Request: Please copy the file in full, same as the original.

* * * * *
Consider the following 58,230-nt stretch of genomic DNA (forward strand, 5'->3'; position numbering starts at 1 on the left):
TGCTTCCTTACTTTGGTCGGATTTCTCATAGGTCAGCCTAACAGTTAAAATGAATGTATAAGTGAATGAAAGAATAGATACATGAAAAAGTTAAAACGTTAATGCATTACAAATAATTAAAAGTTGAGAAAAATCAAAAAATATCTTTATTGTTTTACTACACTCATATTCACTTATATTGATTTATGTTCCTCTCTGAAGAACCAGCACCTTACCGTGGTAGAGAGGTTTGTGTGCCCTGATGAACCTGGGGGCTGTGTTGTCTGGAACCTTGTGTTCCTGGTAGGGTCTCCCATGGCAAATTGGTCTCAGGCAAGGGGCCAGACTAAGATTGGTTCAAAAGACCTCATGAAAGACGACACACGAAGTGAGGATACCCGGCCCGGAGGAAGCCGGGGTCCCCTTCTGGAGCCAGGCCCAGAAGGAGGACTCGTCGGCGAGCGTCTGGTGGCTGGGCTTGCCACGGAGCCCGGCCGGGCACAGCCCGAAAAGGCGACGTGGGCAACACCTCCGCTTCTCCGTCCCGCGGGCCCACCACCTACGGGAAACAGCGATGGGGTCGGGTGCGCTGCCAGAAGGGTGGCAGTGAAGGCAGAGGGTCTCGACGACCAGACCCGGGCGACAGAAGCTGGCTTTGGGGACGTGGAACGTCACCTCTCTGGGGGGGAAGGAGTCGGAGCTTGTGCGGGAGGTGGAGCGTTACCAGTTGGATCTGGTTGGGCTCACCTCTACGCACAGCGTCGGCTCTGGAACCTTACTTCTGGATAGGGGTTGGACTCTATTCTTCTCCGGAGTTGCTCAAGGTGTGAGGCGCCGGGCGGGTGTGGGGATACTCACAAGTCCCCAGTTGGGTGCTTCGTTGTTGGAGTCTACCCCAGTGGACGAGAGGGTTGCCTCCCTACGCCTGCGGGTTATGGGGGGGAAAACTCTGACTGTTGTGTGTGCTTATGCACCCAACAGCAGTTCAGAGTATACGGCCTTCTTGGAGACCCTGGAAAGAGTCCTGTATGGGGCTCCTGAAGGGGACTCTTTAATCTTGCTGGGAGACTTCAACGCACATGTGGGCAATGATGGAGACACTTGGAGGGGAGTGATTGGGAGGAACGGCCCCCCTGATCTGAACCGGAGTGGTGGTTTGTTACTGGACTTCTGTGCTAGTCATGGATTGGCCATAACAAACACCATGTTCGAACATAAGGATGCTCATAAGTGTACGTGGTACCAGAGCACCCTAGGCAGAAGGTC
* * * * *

Consider the following 58,230-nt stretch of genomic DNA (forward strand, 5'->3'; position numbering starts at 1 on the left):
TGCTTCCTTACTTTGGTCGGATTTCTCATAGGTCAGCCTAACAGTTAAAATGAATGTATAAGTGAATGAAAGAATAGATACATGAAAAAGTTAAAACGTTAATGCATTACAAATAATTAAAAGTTGAGAAAAATCAAAAAATATCTTTATTGTTTTACTACACTCATATTCACTTATATTGATTTATGTTCCTCTCTGAAGAACCAGCACCTTACCGTGGTAGAGAGGTTTGTGTGCCCTGATGAACCTGGGGGCTGTGTTGTCTGGAACCTTGTGTTCCTGGTAGGGTCTCCCATGGCAAATTGGTCTCAGGCAAGGGGCCAGACTAAGATTGGTTCAAAAGACCTCATGAAAGACGACACACGAAGTGAGGATACCCGGCCCGGAGGAAGCCGGGGTCCCCTTCTGGAGCCAGGCCCAGAAGGAGGACTCGTCGGCGAGCGTCTGGTGGCTGGGCTTGCCACGGAGCCCGGCCGGGCACAGCCCGAAAAGGCGACGTGGGCAACACCTCCGCTTCTCCGTCCCGCGGGCCCACCACCTACGGGAAACAGCGATGGGGTCGGGTGCGCTGCCAGAAGGGTGGCAGTGAAGGCAGAGGGTCTCGACGACCAGACCCGGGCGACAGAAGCTGGCTTTGGGGACGTGGAACGTCACCTCTCTGGGGGGGAAGGAGTCGGAGCTTGTGCGGGAGGTGGAGCGTTACCAGTTGGATCTGGTTGGGCTCACCTCTACGCACAGCGTCGGCTCTGGAACCTTACTTCTGGATAGGGGTTGGACTCTATTCTTCTCCGGAGTTGCTCAAGGTGTGAGGCGCCGGGCGGGTGTGGGGATACTCACAAGTCCCCAGTTGGGTGCTTCGTTGTTGGAGTCTACCCCAGTGGACGAGAGGGTTGCCTCCCTACGCCTGCGGGTTATGGGGGGGAAAACTCTGACTGTTGTGTGTGCTTATGCACCCAACAGCAGTTCAGAGTATACGGCCTTCTTGGAGACCCTGGAAAGAGTCCTGTATGGGGCTCCTGAAGGGGACTCTTTAATCTTGCTGGGAGACTTCAACGCACATGTGGGCAATGATGGAGACACTTGGAGGGGAGTGATTGGGAGGAACGGCCCCCCTGATCTGAACCGGAGTGGTGGTTTGTTACTGGACTTCTGTGCTAGTCATGGATTGGCCATAACAAACACCATGTTCGAACATAAGGATGCTCATAAGTGTACGTGGTACCAGAGCACCCTAGGCAGAAGGTC